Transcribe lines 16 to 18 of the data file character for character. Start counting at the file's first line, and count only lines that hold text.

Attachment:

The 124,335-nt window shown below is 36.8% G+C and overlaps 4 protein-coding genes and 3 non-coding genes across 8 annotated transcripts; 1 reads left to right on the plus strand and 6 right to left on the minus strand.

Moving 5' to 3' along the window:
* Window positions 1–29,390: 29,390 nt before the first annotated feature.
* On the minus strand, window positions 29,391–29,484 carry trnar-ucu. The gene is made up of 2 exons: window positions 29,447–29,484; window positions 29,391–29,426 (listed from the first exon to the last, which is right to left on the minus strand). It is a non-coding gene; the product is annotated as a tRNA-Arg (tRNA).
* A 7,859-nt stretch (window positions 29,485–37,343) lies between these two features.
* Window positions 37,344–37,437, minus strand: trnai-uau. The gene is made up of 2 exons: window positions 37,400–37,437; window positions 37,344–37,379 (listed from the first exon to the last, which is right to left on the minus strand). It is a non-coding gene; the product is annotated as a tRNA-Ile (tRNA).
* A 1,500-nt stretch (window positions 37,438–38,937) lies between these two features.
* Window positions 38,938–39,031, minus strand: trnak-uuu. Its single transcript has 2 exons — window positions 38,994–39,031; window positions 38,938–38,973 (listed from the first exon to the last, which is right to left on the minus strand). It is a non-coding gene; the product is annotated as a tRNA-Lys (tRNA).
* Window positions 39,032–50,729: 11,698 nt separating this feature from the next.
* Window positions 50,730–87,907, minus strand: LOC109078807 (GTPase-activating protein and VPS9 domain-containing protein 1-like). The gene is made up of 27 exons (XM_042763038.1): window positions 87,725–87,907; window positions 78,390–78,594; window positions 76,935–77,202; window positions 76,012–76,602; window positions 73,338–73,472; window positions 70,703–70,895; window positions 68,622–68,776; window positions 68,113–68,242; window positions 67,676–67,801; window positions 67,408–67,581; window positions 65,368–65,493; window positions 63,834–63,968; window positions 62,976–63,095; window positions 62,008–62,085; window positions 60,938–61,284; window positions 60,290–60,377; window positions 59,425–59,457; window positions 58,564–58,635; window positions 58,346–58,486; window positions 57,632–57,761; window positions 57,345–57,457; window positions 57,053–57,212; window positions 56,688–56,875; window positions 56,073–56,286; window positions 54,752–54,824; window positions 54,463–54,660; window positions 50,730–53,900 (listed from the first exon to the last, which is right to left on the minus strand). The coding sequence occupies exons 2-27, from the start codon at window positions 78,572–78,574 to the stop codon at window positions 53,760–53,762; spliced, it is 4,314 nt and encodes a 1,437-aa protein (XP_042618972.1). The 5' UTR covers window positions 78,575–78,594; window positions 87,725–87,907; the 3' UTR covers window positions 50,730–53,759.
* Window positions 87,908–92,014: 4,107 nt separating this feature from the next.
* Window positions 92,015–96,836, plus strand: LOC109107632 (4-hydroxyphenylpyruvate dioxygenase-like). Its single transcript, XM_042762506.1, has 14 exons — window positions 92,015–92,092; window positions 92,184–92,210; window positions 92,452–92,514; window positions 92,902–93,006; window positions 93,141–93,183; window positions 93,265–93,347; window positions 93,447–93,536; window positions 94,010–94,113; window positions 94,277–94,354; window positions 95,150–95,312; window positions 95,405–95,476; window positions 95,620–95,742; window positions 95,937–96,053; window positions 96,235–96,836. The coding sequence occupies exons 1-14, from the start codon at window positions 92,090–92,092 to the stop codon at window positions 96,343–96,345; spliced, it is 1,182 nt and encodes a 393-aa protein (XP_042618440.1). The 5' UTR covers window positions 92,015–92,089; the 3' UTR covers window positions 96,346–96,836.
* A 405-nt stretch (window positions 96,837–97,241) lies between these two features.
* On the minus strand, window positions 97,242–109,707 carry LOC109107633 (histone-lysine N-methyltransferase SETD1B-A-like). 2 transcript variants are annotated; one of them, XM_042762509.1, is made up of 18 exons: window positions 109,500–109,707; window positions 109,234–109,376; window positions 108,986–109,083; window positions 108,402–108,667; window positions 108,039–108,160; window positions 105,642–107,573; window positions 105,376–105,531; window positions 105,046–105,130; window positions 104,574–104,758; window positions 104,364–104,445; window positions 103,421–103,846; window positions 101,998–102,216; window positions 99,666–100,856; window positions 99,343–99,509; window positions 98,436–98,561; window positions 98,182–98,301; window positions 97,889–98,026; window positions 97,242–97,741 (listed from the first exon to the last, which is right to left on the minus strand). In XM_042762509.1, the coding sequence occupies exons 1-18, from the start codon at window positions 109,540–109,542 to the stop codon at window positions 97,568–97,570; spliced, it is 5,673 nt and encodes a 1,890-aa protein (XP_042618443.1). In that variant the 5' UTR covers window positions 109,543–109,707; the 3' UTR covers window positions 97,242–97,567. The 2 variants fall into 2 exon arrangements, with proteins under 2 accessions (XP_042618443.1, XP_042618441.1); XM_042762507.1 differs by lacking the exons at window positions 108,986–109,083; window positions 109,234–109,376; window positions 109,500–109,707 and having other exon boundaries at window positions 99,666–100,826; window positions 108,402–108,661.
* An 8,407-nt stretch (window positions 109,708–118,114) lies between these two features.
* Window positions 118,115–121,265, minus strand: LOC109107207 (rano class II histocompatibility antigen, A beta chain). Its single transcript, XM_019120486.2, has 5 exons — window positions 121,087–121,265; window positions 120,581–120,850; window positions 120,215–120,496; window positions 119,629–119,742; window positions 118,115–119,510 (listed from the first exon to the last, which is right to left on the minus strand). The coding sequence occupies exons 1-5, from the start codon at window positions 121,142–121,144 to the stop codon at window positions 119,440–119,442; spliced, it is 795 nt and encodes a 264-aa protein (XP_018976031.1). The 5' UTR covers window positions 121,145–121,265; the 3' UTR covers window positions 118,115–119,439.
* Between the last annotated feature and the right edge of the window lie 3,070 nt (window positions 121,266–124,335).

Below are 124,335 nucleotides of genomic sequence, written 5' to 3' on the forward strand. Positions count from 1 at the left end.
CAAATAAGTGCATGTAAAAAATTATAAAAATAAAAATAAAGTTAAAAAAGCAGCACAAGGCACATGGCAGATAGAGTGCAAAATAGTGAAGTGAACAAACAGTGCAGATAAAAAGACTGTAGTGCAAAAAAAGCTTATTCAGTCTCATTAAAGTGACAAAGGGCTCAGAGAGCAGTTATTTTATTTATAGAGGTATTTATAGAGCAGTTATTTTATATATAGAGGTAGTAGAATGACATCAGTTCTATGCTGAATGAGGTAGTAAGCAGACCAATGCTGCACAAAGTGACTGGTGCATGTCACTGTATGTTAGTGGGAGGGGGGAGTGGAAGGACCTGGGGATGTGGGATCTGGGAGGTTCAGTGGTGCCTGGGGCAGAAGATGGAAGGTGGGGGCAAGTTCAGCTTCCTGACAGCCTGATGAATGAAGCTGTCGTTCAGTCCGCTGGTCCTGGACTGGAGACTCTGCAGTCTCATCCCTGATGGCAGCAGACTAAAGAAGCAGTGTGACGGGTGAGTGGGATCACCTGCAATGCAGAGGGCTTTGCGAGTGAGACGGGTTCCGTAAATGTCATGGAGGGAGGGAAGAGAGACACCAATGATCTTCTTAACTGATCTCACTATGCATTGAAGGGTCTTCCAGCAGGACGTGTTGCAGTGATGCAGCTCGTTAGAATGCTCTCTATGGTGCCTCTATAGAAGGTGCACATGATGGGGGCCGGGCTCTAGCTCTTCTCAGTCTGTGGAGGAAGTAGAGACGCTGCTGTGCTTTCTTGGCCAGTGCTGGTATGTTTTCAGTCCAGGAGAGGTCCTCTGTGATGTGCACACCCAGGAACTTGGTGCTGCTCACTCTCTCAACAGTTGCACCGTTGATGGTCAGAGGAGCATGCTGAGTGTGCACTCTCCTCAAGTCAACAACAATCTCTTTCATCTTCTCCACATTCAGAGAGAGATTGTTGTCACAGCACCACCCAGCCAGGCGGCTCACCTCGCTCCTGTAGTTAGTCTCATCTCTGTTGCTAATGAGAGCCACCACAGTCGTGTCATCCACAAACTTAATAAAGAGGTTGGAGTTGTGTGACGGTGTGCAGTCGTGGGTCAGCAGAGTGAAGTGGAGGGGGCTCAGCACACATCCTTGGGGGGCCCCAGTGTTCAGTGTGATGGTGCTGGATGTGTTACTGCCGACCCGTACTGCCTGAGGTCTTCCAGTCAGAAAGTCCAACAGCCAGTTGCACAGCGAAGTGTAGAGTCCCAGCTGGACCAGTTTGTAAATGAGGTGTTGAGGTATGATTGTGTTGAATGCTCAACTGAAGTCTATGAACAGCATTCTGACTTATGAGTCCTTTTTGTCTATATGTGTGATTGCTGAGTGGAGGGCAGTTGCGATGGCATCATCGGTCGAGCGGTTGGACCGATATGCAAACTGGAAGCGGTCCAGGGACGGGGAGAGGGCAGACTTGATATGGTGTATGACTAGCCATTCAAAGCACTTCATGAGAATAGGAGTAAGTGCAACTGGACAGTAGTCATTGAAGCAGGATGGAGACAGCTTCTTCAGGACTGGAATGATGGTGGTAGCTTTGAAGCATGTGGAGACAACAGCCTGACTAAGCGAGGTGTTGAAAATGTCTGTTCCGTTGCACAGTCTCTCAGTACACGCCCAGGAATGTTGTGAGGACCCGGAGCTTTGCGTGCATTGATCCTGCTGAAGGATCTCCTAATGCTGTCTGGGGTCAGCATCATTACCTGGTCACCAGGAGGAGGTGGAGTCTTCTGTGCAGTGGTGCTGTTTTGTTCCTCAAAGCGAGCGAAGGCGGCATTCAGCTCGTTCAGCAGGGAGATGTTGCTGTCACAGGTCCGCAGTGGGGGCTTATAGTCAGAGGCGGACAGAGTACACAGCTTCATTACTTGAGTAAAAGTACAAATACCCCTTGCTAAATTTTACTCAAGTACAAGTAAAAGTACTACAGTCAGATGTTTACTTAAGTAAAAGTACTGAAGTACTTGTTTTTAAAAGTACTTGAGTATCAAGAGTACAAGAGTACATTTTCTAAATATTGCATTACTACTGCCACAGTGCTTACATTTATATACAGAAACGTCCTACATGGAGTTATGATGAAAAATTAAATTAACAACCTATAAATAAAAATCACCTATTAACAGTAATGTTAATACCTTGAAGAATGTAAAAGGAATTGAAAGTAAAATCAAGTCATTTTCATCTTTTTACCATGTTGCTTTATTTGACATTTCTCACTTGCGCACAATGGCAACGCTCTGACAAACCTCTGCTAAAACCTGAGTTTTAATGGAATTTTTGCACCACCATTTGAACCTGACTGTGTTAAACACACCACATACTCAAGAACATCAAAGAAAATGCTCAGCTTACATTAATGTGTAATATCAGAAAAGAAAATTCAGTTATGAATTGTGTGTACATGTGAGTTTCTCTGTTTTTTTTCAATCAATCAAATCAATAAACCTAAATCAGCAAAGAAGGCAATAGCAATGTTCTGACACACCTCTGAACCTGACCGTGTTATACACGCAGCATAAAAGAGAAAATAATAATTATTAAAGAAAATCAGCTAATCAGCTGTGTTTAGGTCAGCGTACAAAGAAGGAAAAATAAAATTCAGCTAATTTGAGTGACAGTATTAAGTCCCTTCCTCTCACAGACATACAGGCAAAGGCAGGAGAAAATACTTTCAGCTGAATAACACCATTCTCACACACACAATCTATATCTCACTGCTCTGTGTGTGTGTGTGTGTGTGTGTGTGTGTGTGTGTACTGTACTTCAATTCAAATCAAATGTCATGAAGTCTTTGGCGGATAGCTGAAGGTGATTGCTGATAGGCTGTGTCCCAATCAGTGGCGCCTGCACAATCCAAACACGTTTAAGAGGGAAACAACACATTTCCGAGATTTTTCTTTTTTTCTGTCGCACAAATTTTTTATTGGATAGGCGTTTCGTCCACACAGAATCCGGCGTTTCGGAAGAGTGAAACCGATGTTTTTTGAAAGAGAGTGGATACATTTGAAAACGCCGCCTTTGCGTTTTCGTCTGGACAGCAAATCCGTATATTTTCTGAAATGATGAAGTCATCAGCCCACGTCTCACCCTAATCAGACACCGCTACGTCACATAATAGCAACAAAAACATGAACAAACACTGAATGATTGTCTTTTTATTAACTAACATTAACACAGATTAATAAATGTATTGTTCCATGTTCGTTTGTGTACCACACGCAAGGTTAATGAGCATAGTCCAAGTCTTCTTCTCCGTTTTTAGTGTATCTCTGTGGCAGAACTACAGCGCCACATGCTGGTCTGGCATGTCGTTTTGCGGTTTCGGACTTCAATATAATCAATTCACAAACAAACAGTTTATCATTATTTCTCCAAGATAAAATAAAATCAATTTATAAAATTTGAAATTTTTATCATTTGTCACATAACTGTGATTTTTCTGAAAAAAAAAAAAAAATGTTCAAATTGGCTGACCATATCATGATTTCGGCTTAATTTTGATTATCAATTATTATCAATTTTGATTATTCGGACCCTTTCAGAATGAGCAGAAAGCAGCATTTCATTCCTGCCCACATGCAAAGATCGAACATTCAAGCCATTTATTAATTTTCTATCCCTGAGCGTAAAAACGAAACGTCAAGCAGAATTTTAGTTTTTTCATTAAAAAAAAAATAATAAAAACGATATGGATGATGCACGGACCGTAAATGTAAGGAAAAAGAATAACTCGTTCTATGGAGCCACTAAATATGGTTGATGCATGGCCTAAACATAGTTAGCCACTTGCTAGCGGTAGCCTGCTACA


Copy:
* Window positions 118,115–121,265, minus strand: LOC109107207 (rano class II histocompatibility antigen, A beta chain). Its single transcript, XM_019120486.2, has 5 exons — window positions 121,087–121,265; window positions 120,581–120,850; window positions 120,215–120,496; window positions 119,629–119,742; window positions 118,115–119,510 (listed from the first exon to the last, which is right to left on the minus strand). The coding sequence occupies exons 1-5, from the start codon at window positions 121,142–121,144 to the stop codon at window positions 119,440–119,442; spliced, it is 795 nt and encodes a 264-aa protein (XP_018976031.1). The 5' UTR covers window positions 121,145–121,265; the 3' UTR covers window positions 118,115–119,439.
* Between the last annotated feature and the right edge of the window lie 3,070 nt (window positions 121,266–124,335).

Below are 124,335 nucleotides of genomic sequence, written 5' to 3' on the forward strand. Positions count from 1 at the left end.